While I’m a bit late to the party, I am going to join retroactively. Continue reading
Audrey Miller is the queen of social media, chronicling her life to millions of followers. Her carefully cultivated on-line person is finally opening doors in the real world, landing her a high-profile job at a Washington museum as the queen-bee of their social media presence.
But Audrey’s huge following and thousands of likes come with a downside — it’s left her vulnerable to an on-line admirer who is willing and ready to cross the line from fan to sinister stalker. Moving to D.C., Audrey finds herself in the orbit of her workaholic friend, Cat, and her ex-boyfriend who she keeps finding her way back into bed with.
Kathleen Barber’s Follow Me is a compulsively readable, grim reminder of just how much of our privacy we can willing give up these days in order to gain followers, likes, or comments. The first half of the book is page-turningly fascinating as we jump from chapters from Audrey, Cat, and the stalker’s perspective. There are times when the story reaches chilling heights and there are multiple suspects as to the real identity of the Audrey’s on-line stalker.
It’s once Follow Me reaches the final third and answers start to be revealed that the book goes a bit off the rails. For one thing, Audrey is so self-absorbed that it becomes harder and harder to feel sympathy for her. It also feels as if the final few pages of the novel try too hard to keep us in the dark as to who the stalker really is — and once we get the reveal, it’s not quite as satisfying as it could or should have been.
By the last third of the novel, the most interesting and honest character of Cat is relegated to the sidelines.
And yet, there is still something sinister in the warnings given here. It may make you re-examine just how much of yourself you’re posting in our new digital world.
As a summer read, this one is breezy and light. It feels a bit like the far better You, without necessarily making us root for the anti-hero stalker at its core.
Caught up on a couple of movies that I saw in theaters back upon their initial release over the past couple of days. Some of them I’ve revisited since the theatrical screening, others I hadn’t.
The fact that the AFI Movie Club list never got around to including Back to the Future still sticks in my craw. Back to the Future is a far more essential film than, let’s say, Dirty Dancing or Parenthood. Nothing against either of those film, but they don’t quite entertain me in the same way that Back to the Future does.
Of course, I said the same thing after rewatching Taxi Driver last summer. (Let’s face it, if you’re picking a movie for a rainy afternoon, it’s rarely going to be Taxi Driver).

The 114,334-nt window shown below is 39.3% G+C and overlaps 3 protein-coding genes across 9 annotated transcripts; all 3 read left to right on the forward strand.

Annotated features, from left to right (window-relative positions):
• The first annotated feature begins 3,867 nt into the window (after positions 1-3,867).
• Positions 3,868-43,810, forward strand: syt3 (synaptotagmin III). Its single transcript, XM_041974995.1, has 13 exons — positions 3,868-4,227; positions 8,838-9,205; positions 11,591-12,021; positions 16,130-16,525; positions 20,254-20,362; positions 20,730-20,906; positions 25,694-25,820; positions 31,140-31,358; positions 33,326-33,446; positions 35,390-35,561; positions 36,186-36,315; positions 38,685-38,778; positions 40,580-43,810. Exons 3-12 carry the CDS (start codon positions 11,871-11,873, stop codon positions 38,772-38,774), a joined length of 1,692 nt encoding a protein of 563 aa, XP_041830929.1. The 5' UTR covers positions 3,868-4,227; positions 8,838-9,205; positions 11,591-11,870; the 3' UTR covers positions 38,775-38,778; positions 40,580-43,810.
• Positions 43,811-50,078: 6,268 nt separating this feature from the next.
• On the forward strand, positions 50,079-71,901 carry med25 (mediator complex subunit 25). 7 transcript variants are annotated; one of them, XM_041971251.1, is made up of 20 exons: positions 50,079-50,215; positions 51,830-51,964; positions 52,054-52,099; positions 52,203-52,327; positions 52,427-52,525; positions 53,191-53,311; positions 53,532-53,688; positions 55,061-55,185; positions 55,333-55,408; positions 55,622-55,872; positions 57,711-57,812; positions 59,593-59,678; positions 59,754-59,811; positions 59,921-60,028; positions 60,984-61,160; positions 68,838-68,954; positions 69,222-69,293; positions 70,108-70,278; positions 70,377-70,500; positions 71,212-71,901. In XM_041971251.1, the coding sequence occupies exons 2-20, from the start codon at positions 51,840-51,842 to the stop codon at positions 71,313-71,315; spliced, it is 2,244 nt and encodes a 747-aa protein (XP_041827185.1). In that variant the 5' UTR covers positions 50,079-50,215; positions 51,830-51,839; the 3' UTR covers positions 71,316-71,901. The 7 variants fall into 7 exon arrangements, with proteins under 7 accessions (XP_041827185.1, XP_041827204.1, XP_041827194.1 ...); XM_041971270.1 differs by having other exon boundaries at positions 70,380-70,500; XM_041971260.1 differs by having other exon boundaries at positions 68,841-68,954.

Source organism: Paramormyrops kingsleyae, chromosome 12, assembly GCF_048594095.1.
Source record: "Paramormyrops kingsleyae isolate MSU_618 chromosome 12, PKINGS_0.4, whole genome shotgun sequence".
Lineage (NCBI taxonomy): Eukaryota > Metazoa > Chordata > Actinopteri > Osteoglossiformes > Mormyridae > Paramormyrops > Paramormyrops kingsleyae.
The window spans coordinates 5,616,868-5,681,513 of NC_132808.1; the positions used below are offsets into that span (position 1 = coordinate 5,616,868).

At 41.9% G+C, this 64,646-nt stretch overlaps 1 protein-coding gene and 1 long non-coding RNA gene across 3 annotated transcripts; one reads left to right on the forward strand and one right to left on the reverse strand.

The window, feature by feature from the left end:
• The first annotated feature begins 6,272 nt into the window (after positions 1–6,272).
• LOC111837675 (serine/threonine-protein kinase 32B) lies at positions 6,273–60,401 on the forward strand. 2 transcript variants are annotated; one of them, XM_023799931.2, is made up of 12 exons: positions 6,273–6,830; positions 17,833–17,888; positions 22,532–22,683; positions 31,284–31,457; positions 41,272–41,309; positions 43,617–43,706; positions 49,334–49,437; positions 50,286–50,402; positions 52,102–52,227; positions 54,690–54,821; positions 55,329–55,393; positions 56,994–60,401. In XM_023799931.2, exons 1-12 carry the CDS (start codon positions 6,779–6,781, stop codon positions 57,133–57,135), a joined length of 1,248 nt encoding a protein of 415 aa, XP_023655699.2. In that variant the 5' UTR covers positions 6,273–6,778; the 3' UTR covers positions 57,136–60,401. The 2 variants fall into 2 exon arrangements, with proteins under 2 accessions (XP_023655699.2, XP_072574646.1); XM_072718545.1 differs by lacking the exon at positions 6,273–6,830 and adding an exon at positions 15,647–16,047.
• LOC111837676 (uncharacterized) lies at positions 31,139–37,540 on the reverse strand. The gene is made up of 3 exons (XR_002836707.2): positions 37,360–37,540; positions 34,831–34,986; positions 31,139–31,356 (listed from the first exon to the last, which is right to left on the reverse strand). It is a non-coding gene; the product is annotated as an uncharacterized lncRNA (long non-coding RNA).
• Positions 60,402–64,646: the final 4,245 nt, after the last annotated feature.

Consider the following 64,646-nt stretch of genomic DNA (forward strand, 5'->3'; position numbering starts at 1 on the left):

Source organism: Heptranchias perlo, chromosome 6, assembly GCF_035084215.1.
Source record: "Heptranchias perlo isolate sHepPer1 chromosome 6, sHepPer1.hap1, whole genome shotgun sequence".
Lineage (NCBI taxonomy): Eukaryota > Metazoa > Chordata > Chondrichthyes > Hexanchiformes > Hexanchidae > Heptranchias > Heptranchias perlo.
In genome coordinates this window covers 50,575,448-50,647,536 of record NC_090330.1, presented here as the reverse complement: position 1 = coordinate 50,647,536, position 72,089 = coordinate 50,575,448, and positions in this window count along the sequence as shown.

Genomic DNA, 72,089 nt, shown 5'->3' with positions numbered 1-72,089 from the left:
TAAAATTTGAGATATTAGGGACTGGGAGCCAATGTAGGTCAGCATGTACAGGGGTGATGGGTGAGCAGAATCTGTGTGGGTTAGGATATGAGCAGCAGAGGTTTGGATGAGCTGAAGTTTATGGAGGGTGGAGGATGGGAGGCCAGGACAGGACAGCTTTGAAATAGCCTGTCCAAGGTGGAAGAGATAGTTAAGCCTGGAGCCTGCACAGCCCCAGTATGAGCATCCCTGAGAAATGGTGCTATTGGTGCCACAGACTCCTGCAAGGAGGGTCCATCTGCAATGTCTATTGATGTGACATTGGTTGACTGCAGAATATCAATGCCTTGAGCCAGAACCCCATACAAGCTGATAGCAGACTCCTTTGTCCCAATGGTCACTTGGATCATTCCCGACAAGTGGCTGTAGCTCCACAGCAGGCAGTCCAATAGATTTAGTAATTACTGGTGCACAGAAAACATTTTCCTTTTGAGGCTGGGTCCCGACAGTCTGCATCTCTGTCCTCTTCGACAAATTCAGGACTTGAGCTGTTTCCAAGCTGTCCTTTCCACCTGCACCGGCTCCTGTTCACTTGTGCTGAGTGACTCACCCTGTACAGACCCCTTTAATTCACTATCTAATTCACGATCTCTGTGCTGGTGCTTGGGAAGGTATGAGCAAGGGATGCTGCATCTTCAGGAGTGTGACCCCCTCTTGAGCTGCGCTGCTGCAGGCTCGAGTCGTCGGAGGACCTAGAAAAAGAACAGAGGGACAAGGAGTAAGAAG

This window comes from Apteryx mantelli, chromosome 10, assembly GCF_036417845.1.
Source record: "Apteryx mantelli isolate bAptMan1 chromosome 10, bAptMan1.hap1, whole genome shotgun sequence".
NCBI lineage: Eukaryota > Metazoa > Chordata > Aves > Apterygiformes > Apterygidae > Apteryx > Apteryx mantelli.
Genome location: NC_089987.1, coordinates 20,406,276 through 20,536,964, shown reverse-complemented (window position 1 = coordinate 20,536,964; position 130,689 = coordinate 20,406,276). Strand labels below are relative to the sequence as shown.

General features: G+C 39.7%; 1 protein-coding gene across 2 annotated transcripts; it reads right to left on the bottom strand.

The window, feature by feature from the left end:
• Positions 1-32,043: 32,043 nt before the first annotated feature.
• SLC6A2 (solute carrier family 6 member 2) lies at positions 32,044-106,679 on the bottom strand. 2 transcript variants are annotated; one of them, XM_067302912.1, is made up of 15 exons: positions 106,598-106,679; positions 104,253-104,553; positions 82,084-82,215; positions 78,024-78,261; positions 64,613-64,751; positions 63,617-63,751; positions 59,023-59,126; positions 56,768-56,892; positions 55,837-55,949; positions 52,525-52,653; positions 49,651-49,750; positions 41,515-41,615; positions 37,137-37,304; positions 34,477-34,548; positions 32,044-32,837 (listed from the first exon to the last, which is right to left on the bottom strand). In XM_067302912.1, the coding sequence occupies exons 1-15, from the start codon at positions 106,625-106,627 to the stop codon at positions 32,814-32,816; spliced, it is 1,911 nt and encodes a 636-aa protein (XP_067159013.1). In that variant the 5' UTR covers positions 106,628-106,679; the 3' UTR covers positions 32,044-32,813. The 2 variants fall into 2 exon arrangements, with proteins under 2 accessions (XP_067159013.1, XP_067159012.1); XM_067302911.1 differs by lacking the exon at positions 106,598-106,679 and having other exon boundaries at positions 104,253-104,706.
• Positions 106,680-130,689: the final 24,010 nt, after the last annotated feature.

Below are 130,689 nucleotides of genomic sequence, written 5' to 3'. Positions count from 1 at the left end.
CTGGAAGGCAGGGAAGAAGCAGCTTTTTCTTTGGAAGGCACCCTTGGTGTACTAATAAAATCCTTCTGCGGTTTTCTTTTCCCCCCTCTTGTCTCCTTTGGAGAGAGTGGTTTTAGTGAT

All that brings us to Back to the Future, Part III, the final installment in the trilogy. I’ll go ahead and say that I love Back to the Future, Part II. The travels to three different time periods and the consequences of time travel are entertaining as all get out to me. I know that I’m in the minority on this, but I don’t care. I love the heck out of Part II and don’t care who knows. Continue reading
So, the thought of reading a re-telling of the story with elite, privileged teenagers standing in for Russian nobles of the day seemed like a good way of getting a taste of the story without necessarily having to commit weeks of my life to actually reading it.
Jenny Lee’s Anna K is the potato chip version of reading classic literature — tastes great in the moment, but it doesn’t have any long term nutritional value. Continue reading
I’ve often felt like “Revelation of the Daleks” was Eric Saward’s attempt to one-up what Robert Holmes did the season before with “The Caves of Androzani.” Both stories are bleak at times but are visually stunning thanks to Graham Harper directing. And while Saward does his best to try and channel Holmes with witty dialogue and double-acts, he never does quite succeed in capture what made “Caves” so special.
“Revelation of the Daleks” suffers from a lot of the issues that plagued season 22 and the move to 45-minute episodes. Each story in the season suffers from long sections of the first installment keeping the Doctor and Peri from the central action unfolding in the story as characters, situations, and worlds are created. A better novel might have streamlined large sections of the Doctor and Peri walking into the trap laid by Davros, but instead, Saward follows the basic outline of the script and makes us take every step with them. Continue reading
How can a movie as good as this one be so utterly undone by such a discordant ending?
Alfred Hitchcock’s Suspicion is an enjoyable, engaging movie until the last five minutes when studio interference makes it go completely off the rails. According to the stories, RKO felt audiences wouldn’t accept that Cary Grant’s character was a murderer and instead of following the original ending of the novel upon which the movie is based, gave us a happy ending of sorts. Or at least a half-hearted ending wherein Grant’s Johnnie doesn’t try to kill Lina, but instead saves her from hurtling out of the car due as they race along some cliffs.